The Lord of the Rings: The Fellowship of the Ring
Reviewed by: Douglas Downs
Teen to Adult
2 hr. 58 min.
Year of Release:
December 19, 2001
“One ring to rule them all,
It is this quote that has stirred many imaginations since The Lord of the Rings by John Ronald Reuel Tolkien was first published. This was the famous sequel to The Hobbit which was first placed in print in 1937. This Oxford scholar took the English language and created a language of his own in order to transport us to a world that never existed. It was a place called Middle-earth: homeland of the legendary Elves, Dwarves, Trolls, Orcs (or Goblins), Mankind, and the innocent Hobbits.
Tolkien, during his lifetime, had immersed himself in languages and literature. He was the founder of a group of Oxford friends known as “The Inklings”. One of its members was C.S. Lewis. Tolkien is credited with being directly responsible for Lewis’ embracing of the Christian faith. The lines between good and evil are clearly drawn in their books, unlike the blurry lines in the Harry Potter series.
As a longtime fan of J.R.R. Tolkien’s writings, I have devoured everything that has been printed. I collected the calendars for years and have enjoyed the fantasy world that Tolkien painstakingly created. Many were disappointed by the animated attempts to translate his works. I was content to just have the Middle-earth exist in my imagination, though the many artists who have lended their imaginations to Tolkein’s work are also to be commended.
I must confess that I was caught up in the anticipation hype of this film coming to the big screen. Technology now possesses the ability to convincingly bring such stories to life. Having attended the first showing in our area, I have some serious reservations.
New Line Cinema has created a lens that will now-and-forevermore color how people look at Tolkien’s trilogy. The wonderful cover art on the books has been now replaced with movie shots. This three-hour epic does capture the spirit of the primary characters, but it unfortunately expands the violent scenes present in the story.
This film version traded in no sex and no profanity for THE most violent PG-13 film ever! The studio towed a thin line to not end up with an R rating on this one. The MPAA warning that this film contains “epic battle scenes” is certainly not descriptive enough—it closely resembles the violence of the R-rated “Braveheart.” While “The Lord of the Rings” contains no ground-breaking special effects, it has broken into new territory for a wider acceptance of brutality. The savagery here makes “The Matrix” look G-rated!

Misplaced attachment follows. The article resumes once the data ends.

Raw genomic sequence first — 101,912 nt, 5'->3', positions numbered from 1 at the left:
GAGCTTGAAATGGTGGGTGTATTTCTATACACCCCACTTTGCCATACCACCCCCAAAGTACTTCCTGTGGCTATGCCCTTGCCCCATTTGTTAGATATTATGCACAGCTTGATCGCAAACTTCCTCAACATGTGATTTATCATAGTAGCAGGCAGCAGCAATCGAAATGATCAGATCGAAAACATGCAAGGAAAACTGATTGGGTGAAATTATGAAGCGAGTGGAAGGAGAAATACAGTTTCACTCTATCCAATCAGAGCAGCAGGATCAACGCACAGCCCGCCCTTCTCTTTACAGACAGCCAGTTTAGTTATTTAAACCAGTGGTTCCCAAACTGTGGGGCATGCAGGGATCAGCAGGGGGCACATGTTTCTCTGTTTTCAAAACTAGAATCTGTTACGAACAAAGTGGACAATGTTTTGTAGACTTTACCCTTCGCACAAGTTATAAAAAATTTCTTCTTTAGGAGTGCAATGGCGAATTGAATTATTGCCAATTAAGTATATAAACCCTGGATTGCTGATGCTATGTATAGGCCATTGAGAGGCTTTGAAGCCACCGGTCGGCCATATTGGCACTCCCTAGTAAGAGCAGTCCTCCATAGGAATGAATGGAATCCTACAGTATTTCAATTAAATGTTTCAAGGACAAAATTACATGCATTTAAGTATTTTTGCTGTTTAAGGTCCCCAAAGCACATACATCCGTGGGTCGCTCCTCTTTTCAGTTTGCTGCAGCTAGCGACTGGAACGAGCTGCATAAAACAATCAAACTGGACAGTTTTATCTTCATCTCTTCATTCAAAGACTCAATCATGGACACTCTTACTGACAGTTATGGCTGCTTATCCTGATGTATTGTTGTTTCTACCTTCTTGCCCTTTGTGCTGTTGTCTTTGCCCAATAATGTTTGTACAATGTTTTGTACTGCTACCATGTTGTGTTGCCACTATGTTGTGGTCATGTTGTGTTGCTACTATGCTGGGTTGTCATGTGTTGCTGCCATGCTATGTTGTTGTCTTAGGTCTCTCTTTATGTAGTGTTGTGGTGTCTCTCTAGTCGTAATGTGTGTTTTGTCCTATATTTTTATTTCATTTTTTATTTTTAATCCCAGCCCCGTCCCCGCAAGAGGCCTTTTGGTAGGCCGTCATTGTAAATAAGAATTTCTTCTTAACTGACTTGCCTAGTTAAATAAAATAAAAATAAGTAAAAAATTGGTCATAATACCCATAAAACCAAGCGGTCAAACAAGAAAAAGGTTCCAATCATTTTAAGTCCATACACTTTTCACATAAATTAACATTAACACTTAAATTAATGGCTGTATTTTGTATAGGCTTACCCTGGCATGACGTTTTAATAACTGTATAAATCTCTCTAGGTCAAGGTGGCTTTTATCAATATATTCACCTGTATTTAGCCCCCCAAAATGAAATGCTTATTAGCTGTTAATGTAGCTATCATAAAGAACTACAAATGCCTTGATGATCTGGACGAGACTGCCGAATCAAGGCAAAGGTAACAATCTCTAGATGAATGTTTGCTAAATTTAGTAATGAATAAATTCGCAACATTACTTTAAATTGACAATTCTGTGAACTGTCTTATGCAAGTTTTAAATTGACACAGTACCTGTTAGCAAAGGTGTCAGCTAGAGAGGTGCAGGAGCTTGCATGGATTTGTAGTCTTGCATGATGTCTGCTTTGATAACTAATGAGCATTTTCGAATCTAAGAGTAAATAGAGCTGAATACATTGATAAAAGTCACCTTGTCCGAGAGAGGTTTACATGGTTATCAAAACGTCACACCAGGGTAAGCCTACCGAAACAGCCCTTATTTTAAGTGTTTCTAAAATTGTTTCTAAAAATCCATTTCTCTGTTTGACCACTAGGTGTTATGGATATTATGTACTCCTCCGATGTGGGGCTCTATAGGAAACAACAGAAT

“The Lord of the Rings” begins it story with Gandalf (Ian McKellen) the wizard arriving to help celebrate Bilbo Baggins (Ian Holm) 111th birthday. At the party, Bilbo stages a dramatic disappearance. He plans to leave his home and head out on one last adventure. His disappearance captures the attention of Gandalf. We soon learn that the ring that Bilbo found during his first adventure has great power. Bilbo leaves everything to Frodo Baggins (Elijah Wood). Frodo, because he is pure in heart, is able to carry the ring. Gandalf tells Frodo the history of the ring and how the dark lord Sauron (Sala Baker) has evil intentions for its use. The ring must be returned to Mount Doom so that it can be destroyed.
Frodo is accompanied on his quest by his devoted friends Sam (Sean Astin), Pippin (Billy Boyd), and Merry (Dominic Monagham). Human warriors, an Elfin archer, and a Dwarf join forces to accomplish this mission.
The acting and cinematography in this film is nothing short of excellent! Liv Tyler as the warrior Arwen and Christopher Lee as Saruman turn in good performances. Peter Jackson does a good job directing this challenge. However, the musical score was somewhat disappointing. Some of it seemed forced and really didn’t fit the mood.
If you’re looking for a portal into another world, this is it. it’s well worth a look. But I say this with two reservations: 1) the books plus your imagination are still far superior to big budget extravaganzas; 2) leave the children at home. As said above, the violence is way over the top. Children may be dulled to violence due to media and video games already, but New Line is showing gross irresponsibility in this area.